A short announcement by Olson which preceded the performance of Bartok’s Concerto explained to the audience the reason and purpose of its composition. Bartok was deeply in love with Stefi Geyer, a staunchly Catholic violinist. In a letter, he described his love as a “kind of opium” necessary for his work “even if it is nerve-wrecking [sic], poisonous, and dangerous.” He composed the concerto as a picture of his love for her, as a portrait of her as seen through his love. Stefi broke up with Bartok before he could complete the piece, but he decided to finish it for cathartic purposes.
Olson did an excellent job capturing the toxic nature of Bartok’s love as expressed through the music. The first movement represents, in Bartok’s words, the “idealized Stefi Geyer, celestial and inward.” This is conveyed in the violin’s opening gesture, which seems simultaneously to suggest romantic yearning and a refusal to rest contentedly in any concrete tonality. As the pitch slides upwards, a sense of unease grows. The image conveyed by the squealing violins and dreamy woodwinds is phantasmagoric and ethereal, perhaps celestial, as it floats somewhere unreal and beyond reach. The movement seems to capture the sadness that idolization brings as it is unnatural and prevents real connection. There is no genuine joy or delight in the love’s object.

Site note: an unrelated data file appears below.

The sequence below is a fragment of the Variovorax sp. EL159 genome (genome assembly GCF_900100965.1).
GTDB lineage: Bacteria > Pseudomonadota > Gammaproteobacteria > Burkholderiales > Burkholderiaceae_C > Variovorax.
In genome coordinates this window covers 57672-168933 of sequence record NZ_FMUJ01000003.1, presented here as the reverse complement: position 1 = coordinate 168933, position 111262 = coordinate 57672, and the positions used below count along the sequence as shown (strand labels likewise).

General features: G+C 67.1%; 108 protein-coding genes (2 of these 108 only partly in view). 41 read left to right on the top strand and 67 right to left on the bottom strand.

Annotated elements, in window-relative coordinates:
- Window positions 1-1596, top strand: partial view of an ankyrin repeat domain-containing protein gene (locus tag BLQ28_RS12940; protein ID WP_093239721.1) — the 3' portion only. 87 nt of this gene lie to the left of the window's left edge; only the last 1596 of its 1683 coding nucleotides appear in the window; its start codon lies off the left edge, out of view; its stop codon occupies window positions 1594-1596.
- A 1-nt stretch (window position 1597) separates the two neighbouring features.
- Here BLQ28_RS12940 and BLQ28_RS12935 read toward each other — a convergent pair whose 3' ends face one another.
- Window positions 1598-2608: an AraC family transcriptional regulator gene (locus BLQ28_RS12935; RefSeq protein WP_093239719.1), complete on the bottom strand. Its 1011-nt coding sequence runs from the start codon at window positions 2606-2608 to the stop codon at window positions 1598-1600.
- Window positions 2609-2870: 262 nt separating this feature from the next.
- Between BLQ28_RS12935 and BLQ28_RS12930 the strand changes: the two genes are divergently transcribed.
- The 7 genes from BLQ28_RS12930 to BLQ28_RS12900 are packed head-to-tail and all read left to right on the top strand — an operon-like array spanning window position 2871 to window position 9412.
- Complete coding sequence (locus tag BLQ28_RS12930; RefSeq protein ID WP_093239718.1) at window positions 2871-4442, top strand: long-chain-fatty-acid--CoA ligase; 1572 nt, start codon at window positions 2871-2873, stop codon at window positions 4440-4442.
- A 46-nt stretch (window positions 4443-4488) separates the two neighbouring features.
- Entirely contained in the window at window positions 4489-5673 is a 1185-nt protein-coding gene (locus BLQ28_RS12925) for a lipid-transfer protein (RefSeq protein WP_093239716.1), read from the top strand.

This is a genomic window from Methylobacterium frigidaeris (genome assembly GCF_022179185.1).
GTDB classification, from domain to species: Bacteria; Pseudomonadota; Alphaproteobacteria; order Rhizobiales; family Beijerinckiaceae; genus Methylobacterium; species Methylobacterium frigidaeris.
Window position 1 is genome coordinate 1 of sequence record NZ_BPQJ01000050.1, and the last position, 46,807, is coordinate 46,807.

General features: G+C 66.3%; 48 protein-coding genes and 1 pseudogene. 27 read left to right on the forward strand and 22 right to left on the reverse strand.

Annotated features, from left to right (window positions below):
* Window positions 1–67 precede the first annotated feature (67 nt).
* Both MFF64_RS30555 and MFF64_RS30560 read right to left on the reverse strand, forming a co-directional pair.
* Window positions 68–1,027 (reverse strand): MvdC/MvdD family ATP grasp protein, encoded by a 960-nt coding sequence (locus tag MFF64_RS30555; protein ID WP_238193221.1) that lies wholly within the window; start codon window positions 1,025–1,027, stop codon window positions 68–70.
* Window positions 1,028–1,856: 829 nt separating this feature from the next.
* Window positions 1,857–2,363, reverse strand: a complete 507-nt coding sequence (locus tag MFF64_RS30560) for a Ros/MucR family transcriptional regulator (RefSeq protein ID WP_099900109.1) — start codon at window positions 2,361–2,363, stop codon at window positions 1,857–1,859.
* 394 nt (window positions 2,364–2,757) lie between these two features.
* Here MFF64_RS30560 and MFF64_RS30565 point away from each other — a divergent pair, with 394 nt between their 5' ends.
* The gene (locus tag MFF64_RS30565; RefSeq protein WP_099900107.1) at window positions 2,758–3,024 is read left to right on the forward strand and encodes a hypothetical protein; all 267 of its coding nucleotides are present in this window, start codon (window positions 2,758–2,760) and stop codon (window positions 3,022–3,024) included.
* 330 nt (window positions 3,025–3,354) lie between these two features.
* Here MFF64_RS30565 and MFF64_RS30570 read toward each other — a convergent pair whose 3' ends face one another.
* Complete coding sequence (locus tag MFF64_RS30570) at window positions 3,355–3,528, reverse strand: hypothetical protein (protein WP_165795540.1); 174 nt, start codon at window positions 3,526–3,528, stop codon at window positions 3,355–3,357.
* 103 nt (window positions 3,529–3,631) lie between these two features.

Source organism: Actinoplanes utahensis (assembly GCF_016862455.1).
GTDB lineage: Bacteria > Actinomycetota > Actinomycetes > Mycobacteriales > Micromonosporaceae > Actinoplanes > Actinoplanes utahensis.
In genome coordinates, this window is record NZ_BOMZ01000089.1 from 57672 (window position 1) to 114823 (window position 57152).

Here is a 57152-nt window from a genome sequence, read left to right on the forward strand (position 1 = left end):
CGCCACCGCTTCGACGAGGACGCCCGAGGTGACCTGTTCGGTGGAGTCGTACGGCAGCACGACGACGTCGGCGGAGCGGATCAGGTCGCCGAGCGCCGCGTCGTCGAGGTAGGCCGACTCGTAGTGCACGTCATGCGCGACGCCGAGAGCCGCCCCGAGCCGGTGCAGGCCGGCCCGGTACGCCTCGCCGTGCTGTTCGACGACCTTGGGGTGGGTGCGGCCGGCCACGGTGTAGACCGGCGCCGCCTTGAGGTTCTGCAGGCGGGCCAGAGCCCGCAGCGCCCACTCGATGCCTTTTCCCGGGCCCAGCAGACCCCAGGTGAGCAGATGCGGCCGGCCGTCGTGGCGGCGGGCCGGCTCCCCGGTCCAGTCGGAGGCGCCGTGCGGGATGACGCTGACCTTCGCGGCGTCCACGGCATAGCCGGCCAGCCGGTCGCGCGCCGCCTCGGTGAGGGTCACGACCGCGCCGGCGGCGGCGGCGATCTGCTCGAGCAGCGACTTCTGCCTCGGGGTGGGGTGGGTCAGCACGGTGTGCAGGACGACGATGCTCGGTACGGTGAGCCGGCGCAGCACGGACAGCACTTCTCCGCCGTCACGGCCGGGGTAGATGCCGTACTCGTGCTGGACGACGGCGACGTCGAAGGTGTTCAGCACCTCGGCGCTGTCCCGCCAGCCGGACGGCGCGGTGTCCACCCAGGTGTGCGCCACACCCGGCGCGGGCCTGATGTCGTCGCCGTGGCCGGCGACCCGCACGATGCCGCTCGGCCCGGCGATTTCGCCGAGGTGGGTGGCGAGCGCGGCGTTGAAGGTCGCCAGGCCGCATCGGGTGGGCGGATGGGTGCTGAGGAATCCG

The second movement represents Stefi’s quick wit, stinging words, and unloving nature. An ominous feeling hangs in the air as the movement begins. Whereas the first movement proceeds at a slightly agitated pace, the second is positively frantic. Olson performs the piece with feeling. His body curls in on itself as he enters an accelerando. He scratches at the strings as if at an unrelenting itch. Bartok’s hysteria is clear. The kind of love expressed by the concerto seems much like that of a drug addict and entirely self-centered. Bartok does not paint a loving picture of Stefi so much as he explains the way he feels around her. Perhaps in the music itself we gain insight into why their relationship could not last.